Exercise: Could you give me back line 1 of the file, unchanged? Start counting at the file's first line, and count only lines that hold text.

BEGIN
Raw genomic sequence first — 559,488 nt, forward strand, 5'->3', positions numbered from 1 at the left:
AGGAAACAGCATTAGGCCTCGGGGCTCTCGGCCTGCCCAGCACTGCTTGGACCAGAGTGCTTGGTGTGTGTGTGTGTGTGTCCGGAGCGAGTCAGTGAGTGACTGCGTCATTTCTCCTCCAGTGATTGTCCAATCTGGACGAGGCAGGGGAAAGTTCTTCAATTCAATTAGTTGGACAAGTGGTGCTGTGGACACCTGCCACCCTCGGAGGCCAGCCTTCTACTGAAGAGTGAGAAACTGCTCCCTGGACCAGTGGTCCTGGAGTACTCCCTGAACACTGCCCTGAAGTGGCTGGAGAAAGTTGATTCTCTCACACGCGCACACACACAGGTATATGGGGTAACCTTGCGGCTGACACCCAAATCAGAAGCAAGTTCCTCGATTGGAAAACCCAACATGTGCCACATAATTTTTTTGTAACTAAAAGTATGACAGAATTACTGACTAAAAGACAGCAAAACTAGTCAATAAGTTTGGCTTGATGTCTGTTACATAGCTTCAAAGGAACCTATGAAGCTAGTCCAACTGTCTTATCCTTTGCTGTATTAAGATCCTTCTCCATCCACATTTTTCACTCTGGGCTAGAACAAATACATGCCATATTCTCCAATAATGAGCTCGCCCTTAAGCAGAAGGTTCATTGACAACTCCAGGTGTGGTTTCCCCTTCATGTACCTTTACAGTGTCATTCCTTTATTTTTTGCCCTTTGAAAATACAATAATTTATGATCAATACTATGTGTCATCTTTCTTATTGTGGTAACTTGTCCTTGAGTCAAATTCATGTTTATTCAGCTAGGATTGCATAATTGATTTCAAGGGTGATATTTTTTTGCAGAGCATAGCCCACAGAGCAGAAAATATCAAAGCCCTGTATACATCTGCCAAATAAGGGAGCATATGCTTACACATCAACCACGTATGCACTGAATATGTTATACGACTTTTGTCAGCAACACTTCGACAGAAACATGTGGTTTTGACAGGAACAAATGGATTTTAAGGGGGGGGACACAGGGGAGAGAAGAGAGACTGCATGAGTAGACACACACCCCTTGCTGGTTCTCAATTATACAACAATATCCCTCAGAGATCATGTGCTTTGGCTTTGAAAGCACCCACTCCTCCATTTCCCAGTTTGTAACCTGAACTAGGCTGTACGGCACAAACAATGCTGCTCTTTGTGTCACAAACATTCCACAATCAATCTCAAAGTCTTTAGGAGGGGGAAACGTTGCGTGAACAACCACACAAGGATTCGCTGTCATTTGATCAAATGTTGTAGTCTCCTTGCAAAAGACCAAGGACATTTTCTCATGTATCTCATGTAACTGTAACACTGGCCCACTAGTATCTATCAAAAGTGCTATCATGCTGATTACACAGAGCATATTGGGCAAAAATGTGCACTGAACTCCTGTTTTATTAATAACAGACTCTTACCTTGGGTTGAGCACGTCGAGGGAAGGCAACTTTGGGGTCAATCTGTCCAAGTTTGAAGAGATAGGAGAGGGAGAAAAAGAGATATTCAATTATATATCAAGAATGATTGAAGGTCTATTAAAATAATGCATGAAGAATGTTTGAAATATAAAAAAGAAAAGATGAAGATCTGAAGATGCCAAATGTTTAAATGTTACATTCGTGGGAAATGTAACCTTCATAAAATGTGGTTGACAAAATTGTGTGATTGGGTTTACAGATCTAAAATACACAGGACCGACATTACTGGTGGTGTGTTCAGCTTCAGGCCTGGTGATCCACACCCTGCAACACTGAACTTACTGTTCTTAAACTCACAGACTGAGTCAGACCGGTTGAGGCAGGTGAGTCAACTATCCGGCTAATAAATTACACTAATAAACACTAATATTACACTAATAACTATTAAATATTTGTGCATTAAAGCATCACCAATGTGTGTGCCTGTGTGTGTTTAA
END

Raw genomic sequence first — 559,488 nt, forward strand, 5'->3', positions numbered from 1 at the left: